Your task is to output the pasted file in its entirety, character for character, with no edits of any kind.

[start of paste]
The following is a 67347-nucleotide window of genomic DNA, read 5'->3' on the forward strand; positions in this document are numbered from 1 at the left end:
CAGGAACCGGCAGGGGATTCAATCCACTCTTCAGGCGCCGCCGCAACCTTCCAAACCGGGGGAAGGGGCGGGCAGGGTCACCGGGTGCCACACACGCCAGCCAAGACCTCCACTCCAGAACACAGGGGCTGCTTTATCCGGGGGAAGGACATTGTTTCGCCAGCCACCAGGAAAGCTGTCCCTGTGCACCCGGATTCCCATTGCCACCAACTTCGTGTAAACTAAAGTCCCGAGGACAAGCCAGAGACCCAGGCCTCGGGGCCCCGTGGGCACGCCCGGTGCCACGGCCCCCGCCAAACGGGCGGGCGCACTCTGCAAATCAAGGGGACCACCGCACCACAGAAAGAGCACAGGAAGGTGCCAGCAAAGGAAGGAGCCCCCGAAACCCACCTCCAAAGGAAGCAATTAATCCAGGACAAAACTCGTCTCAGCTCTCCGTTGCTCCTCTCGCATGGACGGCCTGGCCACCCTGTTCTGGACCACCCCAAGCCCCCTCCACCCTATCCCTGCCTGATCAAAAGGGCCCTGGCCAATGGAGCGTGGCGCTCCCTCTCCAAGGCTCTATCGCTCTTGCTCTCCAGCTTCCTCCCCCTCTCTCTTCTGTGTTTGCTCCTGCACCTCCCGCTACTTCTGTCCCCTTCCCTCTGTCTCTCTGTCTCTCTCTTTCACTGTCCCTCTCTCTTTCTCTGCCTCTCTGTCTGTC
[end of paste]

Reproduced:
The following is a 67347-nucleotide window of genomic DNA, read 5'->3' on the forward strand; positions in this document are numbered from 1 at the left end:
CAGGAACCGGCAGGGGATTCAATCCACTCTTCAGGCGCCGCCGCAACCTTCCAAACCGGGGGAAGGGGCGGGCAGGGTCACCGGGTGCCACACACGCCAGCCAAGACCTCCACTCCAGAACACAGGGGCTGCTTTATCCGGGGGAAGGACATTGTTTCGCCAGCCACCAGGAAAGCTGTCCCTGTGCACCCGGATTCCCATTGCCACCAACTTCGTGTAAACTAAAGTCCCGAGGACAAGCCAGAGACCCAGGCCTCGGGGCCCCGTGGGCACGCCCGGTGCCACGGCCCCCGCCAAACGGGCGGGCGCACTCTGCAAATCAAGGGGACCACCGCACCACAGAAAGAGCACAGGAAGGTGCCAGCAAAGGAAGGAGCCCCCGAAACCCACCTCCAAAGGAAGCAATTAATCCAGGACAAAACTCGTCTCAGCTCTCCGTTGCTCCTCTCGCATGGACGGCCTGGCCACCCTGTTCTGGACCACCCCAAGCCCCCTCCACCCTATCCCTGCCTGATCAAAAGGGCCCTGGCCAATGGAGCGTGGCGCTCCCTCTCCAAGGCTCTATCGCTCTTGCTCTCCAGCTTCCTCCCCCTCTCTCTTCTGTGTTTGCTCCTGCACCTCCCGCTACTTCTGTCCCCTTCCCTCTGTCTCTCTGTCTCTCTCTTTCACTGTCCCTCTCTCTTTCTCTGCCTCTCTGTCTGTC